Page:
• Blue Cornflower Corning Ware is primarily available only as USED items from vintage sellers (eBay, thrift stores, Craigslist, etc), therefore no new manufacturing waste must be absorbed by the environment.
    • No new packaging materials will be created to ship these products from the factory, thus reducing toxic output and byproducts and possibly saving trees and baby whales (no new cardboard boxes and no toxic run-off into oceans and rivers).

    • Buying used or vintage prevents further landfill by re-using a used item rather than allowing it to be discarded. The more you save for your kitchen, the less waste Mother Earth has to absorb.
Taking all this into consideration, I'm addicted to this old fuddy-duddy dated Corning Ware. I intend to collect until I have every useful piece and I'll even develop recipes to take advantage of this versatile cookware. And although dated, I prefer to think of the blue cornflower pattern as classic and timeless. A claim only time itself can prove valid.

Before you rush out to Walmart to pick up your own set of timeless Corning Ware, please read on. Because while you can buy very attractive Corning Ware at just about any big box store, it's most certainly NOT your grandmother's dated Corning Ware. When compared to original Blue Cornflower Corning Ware, the current stuff with the Corning Ware label is but a sad, cheap, limited-functionality look-alike that will leave you feeling cheated and bitter (or at least puzzled when your assumed impervious Corning Ware explodes dramatically on your stove-top). 

CorningWare Stoneware Stamp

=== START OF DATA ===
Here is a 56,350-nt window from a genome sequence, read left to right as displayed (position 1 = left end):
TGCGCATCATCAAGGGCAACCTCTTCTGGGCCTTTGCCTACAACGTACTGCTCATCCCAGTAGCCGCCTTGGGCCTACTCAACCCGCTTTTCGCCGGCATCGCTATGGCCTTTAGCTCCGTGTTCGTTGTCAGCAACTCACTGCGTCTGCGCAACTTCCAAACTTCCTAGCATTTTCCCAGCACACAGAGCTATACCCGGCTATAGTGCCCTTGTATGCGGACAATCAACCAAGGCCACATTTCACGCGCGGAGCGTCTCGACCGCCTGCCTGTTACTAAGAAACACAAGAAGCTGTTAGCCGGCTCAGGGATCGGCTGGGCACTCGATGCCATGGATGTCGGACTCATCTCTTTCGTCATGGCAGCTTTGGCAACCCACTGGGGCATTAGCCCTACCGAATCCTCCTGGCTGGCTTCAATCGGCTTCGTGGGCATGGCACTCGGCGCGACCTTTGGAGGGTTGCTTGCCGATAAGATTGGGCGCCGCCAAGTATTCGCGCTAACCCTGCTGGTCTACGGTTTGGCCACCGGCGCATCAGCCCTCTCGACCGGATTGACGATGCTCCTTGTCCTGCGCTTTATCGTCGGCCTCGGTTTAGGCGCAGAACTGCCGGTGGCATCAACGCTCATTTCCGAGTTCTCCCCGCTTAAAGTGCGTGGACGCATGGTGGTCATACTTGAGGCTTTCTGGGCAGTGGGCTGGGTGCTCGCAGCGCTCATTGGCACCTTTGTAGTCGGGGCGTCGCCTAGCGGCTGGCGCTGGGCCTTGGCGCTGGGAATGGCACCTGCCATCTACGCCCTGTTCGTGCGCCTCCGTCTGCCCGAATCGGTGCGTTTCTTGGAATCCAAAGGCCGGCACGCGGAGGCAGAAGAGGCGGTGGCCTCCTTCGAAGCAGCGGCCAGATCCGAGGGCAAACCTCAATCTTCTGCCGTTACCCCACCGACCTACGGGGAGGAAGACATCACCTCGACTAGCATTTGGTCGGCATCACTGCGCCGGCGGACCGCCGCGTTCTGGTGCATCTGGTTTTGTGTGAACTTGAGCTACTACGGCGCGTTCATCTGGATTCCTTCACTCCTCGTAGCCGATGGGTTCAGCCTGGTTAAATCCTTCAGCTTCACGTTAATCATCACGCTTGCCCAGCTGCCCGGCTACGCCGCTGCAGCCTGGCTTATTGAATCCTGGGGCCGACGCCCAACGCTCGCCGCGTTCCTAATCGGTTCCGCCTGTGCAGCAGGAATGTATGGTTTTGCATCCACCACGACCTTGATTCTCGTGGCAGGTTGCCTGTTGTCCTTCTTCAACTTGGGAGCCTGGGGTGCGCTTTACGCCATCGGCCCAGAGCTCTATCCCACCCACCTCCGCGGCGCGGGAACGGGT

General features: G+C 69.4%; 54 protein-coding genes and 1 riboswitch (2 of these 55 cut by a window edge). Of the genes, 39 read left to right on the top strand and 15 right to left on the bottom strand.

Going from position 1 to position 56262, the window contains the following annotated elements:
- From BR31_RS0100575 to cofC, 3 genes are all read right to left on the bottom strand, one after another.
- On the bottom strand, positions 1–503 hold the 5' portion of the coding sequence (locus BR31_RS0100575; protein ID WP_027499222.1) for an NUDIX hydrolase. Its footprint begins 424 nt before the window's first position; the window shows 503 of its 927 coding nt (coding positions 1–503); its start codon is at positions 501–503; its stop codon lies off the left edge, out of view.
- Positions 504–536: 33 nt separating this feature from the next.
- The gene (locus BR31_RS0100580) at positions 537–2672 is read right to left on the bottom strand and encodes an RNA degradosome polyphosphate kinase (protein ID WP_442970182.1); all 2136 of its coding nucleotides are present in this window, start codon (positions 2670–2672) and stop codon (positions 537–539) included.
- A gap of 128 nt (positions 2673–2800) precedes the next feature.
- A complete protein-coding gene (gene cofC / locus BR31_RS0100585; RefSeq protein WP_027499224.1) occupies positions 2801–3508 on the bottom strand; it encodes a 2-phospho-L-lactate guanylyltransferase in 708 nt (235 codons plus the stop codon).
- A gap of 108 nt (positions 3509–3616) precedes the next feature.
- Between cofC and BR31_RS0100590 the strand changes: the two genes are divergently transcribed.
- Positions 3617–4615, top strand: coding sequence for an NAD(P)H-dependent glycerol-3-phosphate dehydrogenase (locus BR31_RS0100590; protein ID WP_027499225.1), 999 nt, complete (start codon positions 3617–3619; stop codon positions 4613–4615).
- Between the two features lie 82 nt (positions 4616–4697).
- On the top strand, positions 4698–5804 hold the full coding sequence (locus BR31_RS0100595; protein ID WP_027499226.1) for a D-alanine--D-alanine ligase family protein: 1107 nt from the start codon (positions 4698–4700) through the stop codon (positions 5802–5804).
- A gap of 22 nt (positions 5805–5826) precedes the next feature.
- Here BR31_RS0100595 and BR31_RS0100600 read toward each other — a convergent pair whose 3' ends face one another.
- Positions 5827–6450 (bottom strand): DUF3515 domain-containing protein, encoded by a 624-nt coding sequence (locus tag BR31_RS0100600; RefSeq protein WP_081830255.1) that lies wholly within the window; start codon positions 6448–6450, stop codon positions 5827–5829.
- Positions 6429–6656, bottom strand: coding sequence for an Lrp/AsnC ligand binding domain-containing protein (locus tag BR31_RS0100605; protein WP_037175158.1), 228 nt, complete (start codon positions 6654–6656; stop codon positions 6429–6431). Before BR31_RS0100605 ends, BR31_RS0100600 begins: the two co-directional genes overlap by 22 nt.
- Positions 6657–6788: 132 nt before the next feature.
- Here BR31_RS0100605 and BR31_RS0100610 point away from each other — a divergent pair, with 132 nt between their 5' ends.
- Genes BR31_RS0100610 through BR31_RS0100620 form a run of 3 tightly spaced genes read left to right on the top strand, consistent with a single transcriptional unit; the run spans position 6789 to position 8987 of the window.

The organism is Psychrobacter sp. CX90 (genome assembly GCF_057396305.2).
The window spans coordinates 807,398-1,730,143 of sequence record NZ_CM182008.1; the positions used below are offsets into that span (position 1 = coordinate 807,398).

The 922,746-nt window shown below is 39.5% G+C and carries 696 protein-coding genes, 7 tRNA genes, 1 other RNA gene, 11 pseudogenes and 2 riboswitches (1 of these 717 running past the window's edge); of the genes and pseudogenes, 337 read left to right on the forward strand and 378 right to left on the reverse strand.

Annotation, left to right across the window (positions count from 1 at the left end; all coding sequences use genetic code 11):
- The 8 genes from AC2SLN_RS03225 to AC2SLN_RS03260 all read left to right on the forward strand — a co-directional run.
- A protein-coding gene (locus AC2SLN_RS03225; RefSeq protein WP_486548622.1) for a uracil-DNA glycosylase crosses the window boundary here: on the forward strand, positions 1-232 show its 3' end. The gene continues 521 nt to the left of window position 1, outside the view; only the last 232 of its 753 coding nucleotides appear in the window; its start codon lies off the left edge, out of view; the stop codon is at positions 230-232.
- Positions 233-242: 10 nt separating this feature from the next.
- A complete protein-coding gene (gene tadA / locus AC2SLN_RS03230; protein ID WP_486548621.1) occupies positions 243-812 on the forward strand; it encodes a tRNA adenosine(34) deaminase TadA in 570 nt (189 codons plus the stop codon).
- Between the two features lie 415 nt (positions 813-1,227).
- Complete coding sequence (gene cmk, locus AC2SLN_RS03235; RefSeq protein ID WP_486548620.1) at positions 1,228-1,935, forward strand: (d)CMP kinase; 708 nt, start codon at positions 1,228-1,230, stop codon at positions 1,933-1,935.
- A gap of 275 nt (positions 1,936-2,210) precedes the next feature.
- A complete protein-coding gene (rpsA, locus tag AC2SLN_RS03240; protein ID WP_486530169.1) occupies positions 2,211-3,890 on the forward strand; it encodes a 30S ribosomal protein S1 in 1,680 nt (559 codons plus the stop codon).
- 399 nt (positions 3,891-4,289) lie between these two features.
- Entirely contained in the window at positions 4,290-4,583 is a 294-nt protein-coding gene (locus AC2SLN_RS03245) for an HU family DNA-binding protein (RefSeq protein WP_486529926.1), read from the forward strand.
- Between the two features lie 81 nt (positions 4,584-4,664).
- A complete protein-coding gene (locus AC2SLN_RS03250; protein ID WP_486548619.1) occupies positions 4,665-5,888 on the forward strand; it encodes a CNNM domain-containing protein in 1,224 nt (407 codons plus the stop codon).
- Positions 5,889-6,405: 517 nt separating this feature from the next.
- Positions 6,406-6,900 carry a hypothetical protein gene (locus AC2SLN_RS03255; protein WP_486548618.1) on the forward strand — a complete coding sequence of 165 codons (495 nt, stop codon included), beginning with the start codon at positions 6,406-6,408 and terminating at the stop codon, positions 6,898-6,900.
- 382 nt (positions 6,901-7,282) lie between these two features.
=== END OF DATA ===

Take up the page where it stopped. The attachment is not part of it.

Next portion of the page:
That being said, there's nothing wrong with owning limited-use bakeware. The stuff pictured above serves it's intended purpose just fine. It's not meant to go from freezer-to-oven, it's not meant to be used on the stove-top, it's not meant to be cooled rapidly, it's not meant to be soaked in water. If you're ok with these limitations, you'll likely be happy. 

But maybe you're asking yourself, "What happened to the good-old versatile stuff like my grandma's? Why can't I buy that?"

It all comes down to a history lesson in cost-cutting. [History lesson also available from Wikipedia]

In 1953, a researcher at Corning (the company, not the brand) accidentally invented a material (later trademarked as Pyroceram) while researching materials intended for the nose cones of US ballistics missiles.  This new Pyroceram material was so special and so coveted because it could withstand sudden and extreme temperature changes or "thermal shock" of up to 840 degrees Fahrenheit. What would you do if you discovered a virtually impervious material? Sell it, of course.

And that's exactly what Corning did. They spotted a marketing opportunity to appeal to Amercia's over-burdened housewives. Housewives needed to cook and serve meals in a manner fit for entertaining while still finding time to clean the house, tend the children and look beautiful for their husbands. So what could be better than versatile cookware capable of traveling from freezer-to-oven-to-table-to-fridge?

Roasted Mashed Potatoes Served

Thus in 1958, Corning introduced "Corning Ware" as the brand for this incredible new cookware and selected the blue cornflower design as it's first (of many) cookware designs. According to Corning Ware's online shop:
It was hailed as a new space-age cookware material virtually impervious to temperature extremes.
Originally targeted toward working women who wanted to cook, set an attractive table, and get out of the kitchen fast...